We get lots of emails from customers about challenges with dyeing and needing Botanical Colors’ President Kathy Hattori’s help. Why not share the learning so we can all benefit? From our inboxes to you, it’s simple: You Asked, Kathy Answered. Email firstname.lastname@example.org with your plea for help!
YOU ASKED: Indigo is often used as a natural colorant in soap making and I have been using your organic indigo powder for the past couple of years. As I’ve been researching about processing my fresh indigo plants to turn into powder I’ve started wondering about using indigo powder for soap making and skin safety. It is my understanding that you have to add something like lime or soda ash to change the ph (and add oxygen) to get the pigment to form. I don’t see these ingredients listed on indigo powder labels. Should they be? And then is the powder not actually safe for skin contact? Hoping you all might be able to help answer this??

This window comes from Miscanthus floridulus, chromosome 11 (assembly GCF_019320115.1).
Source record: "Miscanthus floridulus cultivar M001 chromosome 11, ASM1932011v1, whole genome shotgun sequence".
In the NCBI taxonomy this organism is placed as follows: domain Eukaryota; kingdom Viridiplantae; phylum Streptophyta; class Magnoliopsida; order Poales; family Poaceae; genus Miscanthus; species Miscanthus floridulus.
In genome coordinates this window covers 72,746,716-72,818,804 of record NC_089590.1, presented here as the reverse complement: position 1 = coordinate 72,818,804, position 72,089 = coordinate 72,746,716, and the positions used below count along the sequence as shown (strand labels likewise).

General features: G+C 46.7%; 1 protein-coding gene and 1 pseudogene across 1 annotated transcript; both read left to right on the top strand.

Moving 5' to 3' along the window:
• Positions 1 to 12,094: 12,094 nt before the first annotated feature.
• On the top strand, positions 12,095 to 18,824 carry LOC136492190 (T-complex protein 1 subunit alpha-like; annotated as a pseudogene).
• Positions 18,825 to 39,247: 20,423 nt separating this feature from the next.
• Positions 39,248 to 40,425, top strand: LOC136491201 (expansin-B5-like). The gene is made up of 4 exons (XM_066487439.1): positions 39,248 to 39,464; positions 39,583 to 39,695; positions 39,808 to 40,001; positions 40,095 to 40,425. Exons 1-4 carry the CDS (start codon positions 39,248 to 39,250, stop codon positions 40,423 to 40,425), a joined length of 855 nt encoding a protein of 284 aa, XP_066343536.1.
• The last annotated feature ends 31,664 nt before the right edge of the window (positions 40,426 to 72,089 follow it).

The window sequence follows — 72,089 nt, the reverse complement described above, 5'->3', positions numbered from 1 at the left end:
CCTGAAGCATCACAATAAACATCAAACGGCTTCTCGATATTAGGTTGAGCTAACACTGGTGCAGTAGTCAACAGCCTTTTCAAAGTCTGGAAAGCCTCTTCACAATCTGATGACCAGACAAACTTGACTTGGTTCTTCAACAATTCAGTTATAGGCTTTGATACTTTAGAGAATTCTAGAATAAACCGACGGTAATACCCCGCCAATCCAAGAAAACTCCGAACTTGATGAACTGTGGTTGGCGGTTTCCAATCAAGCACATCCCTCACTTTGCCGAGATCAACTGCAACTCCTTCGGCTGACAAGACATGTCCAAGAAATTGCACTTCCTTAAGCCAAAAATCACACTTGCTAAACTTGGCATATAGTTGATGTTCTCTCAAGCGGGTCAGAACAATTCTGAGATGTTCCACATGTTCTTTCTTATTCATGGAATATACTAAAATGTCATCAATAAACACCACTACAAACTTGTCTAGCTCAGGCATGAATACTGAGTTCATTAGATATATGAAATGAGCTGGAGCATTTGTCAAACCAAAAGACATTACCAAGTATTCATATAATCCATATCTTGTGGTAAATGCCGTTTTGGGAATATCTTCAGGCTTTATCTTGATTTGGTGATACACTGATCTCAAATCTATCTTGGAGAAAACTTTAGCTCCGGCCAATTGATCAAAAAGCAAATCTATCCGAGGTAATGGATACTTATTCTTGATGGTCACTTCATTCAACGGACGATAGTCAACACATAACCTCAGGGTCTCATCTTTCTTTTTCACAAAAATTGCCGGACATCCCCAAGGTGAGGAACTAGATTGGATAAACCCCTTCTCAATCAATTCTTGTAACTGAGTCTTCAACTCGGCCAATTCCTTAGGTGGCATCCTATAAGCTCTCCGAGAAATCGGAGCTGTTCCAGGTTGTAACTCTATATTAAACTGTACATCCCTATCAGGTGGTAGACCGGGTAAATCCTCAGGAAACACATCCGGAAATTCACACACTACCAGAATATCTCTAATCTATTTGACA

KATHY ANSWERED: A small amount of lime (calcium hydroxide) is used to help precipitate the indigo pigment out of the plant and is either neutralized or washed out in the pigment making process. So it’s not listed as its not really an active ingredient in the powder. What remains after precipitation occurs is the indigo pigment. We sell a textile grade of indigo powder but we have never tested it as a cosmetic ingredient since that’s not how we use or sell it. You should do your own tests and see what the results are with your soap product…and report back to us!
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